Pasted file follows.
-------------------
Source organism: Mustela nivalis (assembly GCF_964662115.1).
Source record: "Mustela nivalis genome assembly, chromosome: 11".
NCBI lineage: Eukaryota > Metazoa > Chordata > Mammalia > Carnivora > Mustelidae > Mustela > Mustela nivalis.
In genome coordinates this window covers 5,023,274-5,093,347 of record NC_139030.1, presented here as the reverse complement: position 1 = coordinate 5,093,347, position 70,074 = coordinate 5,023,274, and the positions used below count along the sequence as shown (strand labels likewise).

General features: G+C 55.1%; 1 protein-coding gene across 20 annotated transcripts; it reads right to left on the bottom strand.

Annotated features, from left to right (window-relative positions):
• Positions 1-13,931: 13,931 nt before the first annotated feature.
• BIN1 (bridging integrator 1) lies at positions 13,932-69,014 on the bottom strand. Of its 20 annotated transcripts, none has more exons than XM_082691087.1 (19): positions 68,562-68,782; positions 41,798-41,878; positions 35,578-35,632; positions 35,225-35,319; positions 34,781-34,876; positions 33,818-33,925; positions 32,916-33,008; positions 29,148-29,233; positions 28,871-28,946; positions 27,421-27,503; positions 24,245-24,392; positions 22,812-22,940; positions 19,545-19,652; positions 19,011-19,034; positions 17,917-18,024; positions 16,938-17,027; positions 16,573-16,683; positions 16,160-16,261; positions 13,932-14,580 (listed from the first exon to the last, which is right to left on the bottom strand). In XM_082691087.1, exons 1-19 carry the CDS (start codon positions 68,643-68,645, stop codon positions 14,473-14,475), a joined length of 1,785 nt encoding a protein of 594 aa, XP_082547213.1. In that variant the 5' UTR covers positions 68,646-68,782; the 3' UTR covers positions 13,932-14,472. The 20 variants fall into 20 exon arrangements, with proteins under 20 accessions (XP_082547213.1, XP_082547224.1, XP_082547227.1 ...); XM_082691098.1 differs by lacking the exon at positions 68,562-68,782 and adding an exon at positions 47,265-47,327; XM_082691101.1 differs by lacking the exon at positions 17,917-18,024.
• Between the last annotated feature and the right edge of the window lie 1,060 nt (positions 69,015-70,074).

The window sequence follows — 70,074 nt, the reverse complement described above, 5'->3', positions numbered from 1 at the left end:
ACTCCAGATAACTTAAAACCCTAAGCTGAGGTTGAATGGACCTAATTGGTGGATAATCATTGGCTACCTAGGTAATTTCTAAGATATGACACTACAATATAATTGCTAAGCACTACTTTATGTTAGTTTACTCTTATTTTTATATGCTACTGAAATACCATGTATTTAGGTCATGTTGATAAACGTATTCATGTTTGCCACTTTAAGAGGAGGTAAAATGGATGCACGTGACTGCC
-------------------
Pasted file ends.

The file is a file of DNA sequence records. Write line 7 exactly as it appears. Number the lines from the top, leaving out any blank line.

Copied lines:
• Positions 1-13,931: 13,931 nt before the first annotated feature.